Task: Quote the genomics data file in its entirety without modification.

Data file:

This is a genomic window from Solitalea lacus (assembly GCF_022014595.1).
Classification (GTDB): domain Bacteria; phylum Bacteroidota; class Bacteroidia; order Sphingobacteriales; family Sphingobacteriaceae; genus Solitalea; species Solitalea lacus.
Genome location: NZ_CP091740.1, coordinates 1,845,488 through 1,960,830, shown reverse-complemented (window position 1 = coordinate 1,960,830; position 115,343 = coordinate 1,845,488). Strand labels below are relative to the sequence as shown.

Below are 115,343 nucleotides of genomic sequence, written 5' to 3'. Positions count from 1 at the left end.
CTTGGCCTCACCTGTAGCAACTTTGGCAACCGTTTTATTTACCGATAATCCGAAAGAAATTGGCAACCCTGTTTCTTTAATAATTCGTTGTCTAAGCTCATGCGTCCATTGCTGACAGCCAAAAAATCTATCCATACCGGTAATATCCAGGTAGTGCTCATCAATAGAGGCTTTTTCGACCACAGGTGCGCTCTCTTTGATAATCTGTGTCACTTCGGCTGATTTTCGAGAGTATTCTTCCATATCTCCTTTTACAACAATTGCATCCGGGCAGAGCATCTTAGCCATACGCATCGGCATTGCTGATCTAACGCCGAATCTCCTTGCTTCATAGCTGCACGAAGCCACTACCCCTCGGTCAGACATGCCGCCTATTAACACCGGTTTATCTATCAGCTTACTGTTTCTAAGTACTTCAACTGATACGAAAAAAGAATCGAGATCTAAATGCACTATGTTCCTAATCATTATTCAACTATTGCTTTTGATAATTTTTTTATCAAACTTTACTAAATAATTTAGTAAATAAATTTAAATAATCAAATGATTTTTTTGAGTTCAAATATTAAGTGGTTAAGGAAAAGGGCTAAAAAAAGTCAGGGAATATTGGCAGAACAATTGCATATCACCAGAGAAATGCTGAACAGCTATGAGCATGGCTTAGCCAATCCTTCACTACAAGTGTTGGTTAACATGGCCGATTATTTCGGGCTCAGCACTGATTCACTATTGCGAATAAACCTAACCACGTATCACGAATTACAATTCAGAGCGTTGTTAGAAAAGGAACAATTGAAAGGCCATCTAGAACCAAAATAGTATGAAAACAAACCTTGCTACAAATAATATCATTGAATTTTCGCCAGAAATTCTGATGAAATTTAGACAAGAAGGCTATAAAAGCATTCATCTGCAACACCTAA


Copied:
This is a genomic window from Solitalea lacus (assembly GCF_022014595.1).
Classification (GTDB): domain Bacteria; phylum Bacteroidota; class Bacteroidia; order Sphingobacteriales; family Sphingobacteriaceae; genus Solitalea; species Solitalea lacus.
Genome location: NZ_CP091740.1, coordinates 1,845,488 through 1,960,830, shown reverse-complemented (window position 1 = coordinate 1,960,830; position 115,343 = coordinate 1,845,488). Strand labels below are relative to the sequence as shown.

Below are 115,343 nucleotides of genomic sequence, written 5' to 3'. Positions count from 1 at the left end.
CTTGGCCTCACCTGTAGCAACTTTGGCAACCGTTTTATTTACCGATAATCCGAAAGAAATTGGCAACCCTGTTTCTTTAATAATTCGTTGTCTAAGCTCATGCGTCCATTGCTGACAGCCAAAAAATCTATCCATACCGGTAATATCCAGGTAGTGCTCATCAATAGAGGCTTTTTCGACCACAGGTGCGCTCTCTTTGATAATCTGTGTCACTTCGGCTGATTTTCGAGAGTATTCTTCCATATCTCCTTTTACAACAATTGCATCCGGGCAGAGCATCTTAGCCATACGCATCGGCATTGCTGATCTAACGCCGAATCTCCTTGCTTCATAGCTGCACGAAGCCACTACCCCTCGGTCAGACATGCCGCCTATTAACACCGGTTTATCTATCAGCTTACTGTTTCTAAGTACTTCAACTGATACGAAAAAAGAATCGAGATCTAAATGCACTATGTTCCTAATCATTATTCAACTATTGCTTTTGATAATTTTTTTATCAAACTTTACTAAATAATTTAGTAAATAAATTTAAATAATCAAATGATTTTTTTGAGTTCAAATATTAAGTGGTTAAGGAAAAGGGCTAAAAAAAGTCAGGGAATATTGGCAGAACAATTGCATATCACCAGAGAAATGCTGAACAGCTATGAGCATGGCTTAGCCAATCCTTCACTACAAGTGTTGGTTAACATGGCCGATTATTTCGGGCTCAGCACTGATTCACTATTGCGAATAAACCTAACCACGTATCACGAATTACAATTCAGAGCGTTGTTAGAAAAGGAACAATTGAAAGGCCATCTAGAACCAAAATAGTATGAAAACAAACCTTGCTACAAATAATATCATTGAATTTTCGCCAGAAATTCTGATGAAATTTAGACAAGAAGGCTATAAAAGCATTCATCTGCAACACCTAA